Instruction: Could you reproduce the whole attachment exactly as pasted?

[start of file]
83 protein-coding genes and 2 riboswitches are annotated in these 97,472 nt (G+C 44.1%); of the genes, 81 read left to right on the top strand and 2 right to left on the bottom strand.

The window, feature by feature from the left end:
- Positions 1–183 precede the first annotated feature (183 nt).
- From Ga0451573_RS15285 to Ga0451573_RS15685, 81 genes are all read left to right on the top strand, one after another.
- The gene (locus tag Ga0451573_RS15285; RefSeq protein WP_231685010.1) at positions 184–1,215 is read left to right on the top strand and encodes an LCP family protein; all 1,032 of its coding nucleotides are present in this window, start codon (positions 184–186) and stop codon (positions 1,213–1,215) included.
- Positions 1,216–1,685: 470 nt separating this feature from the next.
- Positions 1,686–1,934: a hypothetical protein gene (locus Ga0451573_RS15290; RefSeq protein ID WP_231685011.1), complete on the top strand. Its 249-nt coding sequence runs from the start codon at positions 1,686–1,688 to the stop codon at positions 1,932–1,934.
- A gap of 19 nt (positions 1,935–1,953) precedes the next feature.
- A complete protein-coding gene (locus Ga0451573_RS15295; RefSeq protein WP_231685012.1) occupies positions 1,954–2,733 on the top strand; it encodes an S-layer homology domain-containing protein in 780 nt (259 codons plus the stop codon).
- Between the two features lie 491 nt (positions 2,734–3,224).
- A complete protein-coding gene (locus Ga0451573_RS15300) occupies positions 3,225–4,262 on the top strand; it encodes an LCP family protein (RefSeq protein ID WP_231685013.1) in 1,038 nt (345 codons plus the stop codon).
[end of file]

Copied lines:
83 protein-coding genes and 2 riboswitches are annotated in these 97,472 nt (G+C 44.1%); of the genes, 81 read left to right on the top strand and 2 right to left on the bottom strand.

The window, feature by feature from the left end:
- Positions 1–183 precede the first annotated feature (183 nt).
- From Ga0451573_RS15285 to Ga0451573_RS15685, 81 genes are all read left to right on the top strand, one after another.
- The gene (locus tag Ga0451573_RS15285; RefSeq protein WP_231685010.1) at positions 184–1,215 is read left to right on the top strand and encodes an LCP family protein; all 1,032 of its coding nucleotides are present in this window, start codon (positions 184–186) and stop codon (positions 1,213–1,215) included.
- Positions 1,216–1,685: 470 nt separating this feature from the next.
- Positions 1,686–1,934: a hypothetical protein gene (locus Ga0451573_RS15290; RefSeq protein ID WP_231685011.1), complete on the top strand. Its 249-nt coding sequence runs from the start codon at positions 1,686–1,688 to the stop codon at positions 1,932–1,934.
- A gap of 19 nt (positions 1,935–1,953) precedes the next feature.
- A complete protein-coding gene (locus Ga0451573_RS15295; RefSeq protein WP_231685012.1) occupies positions 1,954–2,733 on the top strand; it encodes an S-layer homology domain-containing protein in 780 nt (259 codons plus the stop codon).
- Between the two features lie 491 nt (positions 2,734–3,224).
- A complete protein-coding gene (locus Ga0451573_RS15300) occupies positions 3,225–4,262 on the top strand; it encodes an LCP family protein (RefSeq protein ID WP_231685013.1) in 1,038 nt (345 codons plus the stop codon).